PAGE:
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Lunana: A Yak in the Classroom review – gentle if obvious ode to the power of education

Bhutan's first Oscar-nominated film tells a simple, satisfying story of a teacher working in one of the world's most remote schools

The first 40 minutes of Lunana: A Yak in the Classroom are soundtracked by the eclectic tracks that pour from Ugyen’s (Sherab Dorji) iPod. The film details this trainee teacher’s progression from a bored student to inspiring the young people as a Bhutanese village's sole teacher. But his journey from the city to the highlands of Bhutan, largely spent trudging through the forest, is made unbearable when his music stutters to a stop. Slowly Ugyen’s methods of insulating his worldview are disintegrating, the outside world infringing on his scepticism. Lunana charts a relatively simple arc that verges on being derivative, but manages to avoid this through thoughtful creative choices – like an iPod running out of battery.

While the film falls short in so obviously leaning into predictable story beats of an inspiring movie, director Pawo Choyning Dorji and his cinematographer Jigme Tenzing revel in the landscape, letting the mountaintops cocoon the characters, watching people serenely float in a sea of rich green. When Ugyen is first shown around his bare classroom and accommodation, the camera settles on individual items – a ball of yarn with a needle, a stove pieced together by scraps of rusted metal. This kind of hyper-focused lens, so distinct from the sweeping outdoors, is consistent with the curiosity and clarity that sets Lunana apart. Dorji is not interested in the novelty of living in such a remote location; instead he strives to involve the audience in these people’s lives, making this world feel as textured and immediate as any other.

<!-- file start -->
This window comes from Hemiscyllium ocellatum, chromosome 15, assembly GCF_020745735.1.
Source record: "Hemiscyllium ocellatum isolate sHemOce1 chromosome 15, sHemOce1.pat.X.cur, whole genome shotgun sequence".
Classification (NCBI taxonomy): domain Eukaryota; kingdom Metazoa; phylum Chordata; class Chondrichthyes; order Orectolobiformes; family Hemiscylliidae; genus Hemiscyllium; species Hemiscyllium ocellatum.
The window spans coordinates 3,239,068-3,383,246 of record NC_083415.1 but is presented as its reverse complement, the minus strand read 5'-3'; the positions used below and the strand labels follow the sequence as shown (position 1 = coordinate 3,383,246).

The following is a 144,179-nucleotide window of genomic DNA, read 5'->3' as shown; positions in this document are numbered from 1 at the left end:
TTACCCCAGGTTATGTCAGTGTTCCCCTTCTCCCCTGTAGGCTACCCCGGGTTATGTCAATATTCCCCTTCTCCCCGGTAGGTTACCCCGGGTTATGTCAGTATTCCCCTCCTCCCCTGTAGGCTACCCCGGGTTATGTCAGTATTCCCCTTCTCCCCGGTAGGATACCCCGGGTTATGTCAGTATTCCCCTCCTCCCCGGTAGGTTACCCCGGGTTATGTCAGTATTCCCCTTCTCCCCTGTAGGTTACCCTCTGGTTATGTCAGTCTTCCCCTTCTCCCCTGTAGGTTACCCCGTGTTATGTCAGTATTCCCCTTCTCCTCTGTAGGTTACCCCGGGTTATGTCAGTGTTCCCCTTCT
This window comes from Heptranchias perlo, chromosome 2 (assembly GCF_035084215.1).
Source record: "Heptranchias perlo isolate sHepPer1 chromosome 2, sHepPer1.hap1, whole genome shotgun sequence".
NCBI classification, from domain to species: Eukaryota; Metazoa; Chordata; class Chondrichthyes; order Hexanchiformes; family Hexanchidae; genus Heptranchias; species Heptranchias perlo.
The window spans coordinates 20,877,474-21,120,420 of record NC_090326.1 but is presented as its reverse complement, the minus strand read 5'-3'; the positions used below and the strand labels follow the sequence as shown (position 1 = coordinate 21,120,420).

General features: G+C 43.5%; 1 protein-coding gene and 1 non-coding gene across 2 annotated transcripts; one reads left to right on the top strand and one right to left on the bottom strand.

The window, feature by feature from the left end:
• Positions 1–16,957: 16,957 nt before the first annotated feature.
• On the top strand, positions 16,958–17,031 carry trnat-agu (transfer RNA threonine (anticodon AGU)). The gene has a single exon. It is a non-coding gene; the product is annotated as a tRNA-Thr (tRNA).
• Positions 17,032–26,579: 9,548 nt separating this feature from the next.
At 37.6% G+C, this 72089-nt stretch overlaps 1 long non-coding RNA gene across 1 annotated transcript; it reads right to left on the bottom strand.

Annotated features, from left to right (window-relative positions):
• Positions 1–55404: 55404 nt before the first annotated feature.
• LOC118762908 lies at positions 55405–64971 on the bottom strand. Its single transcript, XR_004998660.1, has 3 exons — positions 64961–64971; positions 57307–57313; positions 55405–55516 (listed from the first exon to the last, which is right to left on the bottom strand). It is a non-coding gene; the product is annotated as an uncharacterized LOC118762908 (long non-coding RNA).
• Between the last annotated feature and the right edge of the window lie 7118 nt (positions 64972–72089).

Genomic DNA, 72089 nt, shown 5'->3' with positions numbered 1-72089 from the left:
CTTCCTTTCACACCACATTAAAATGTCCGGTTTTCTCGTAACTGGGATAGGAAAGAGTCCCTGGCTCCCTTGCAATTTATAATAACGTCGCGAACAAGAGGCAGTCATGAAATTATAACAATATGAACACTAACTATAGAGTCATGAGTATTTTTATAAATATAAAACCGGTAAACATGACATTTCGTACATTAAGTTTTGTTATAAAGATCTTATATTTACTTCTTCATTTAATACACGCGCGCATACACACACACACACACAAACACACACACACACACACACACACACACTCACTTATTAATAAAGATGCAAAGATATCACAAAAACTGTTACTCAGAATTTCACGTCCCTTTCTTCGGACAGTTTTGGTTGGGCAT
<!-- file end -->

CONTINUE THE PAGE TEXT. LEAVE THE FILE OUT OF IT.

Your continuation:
Sherab Dorji’s performance feels appropriately grounded, with his distaste for country life is initially understated disinterest rather than obvious disgust. Really the film most effectively tells its story when dwelling on the supporting cast (filled out with locals from the actual village of Lunana). The child actors are thrillingly present, affectionate and present, playfully propelling the story forward. Their clothes are bright and ornately designed, sparks of life ringing out across the cool tones of the countryside, as clear as Saldon’s (Kelden Lhamo Gurung) singing from the overhanging cliff.

Saldon gifts Ugyen with Norbu, a yak to provide him with kindling and chalk (all made from dung in Lunana). From then on, the eponymous yak chomps stoically on grass in the background of every classroom scene. Norbu functions as a silly but earnest reminder of the lessons Ugyen has learned, proof that life is interconnected, demanding active cooperation from everything and everyone. Saldon summarises this philosophy best: “I survive because of my yak.” In the end there is no downloaded playlist that can replace Saldon’s lilting rendition of the Lunana folk song, “Yak Lebi Lhadar.” It swims across the valley, seeping in through the papered cracks of the schoolhouse, proof of this village and their willingness to learn.

Lunana: A Yak in the Classroom is released in UK cinemas on 10 March.

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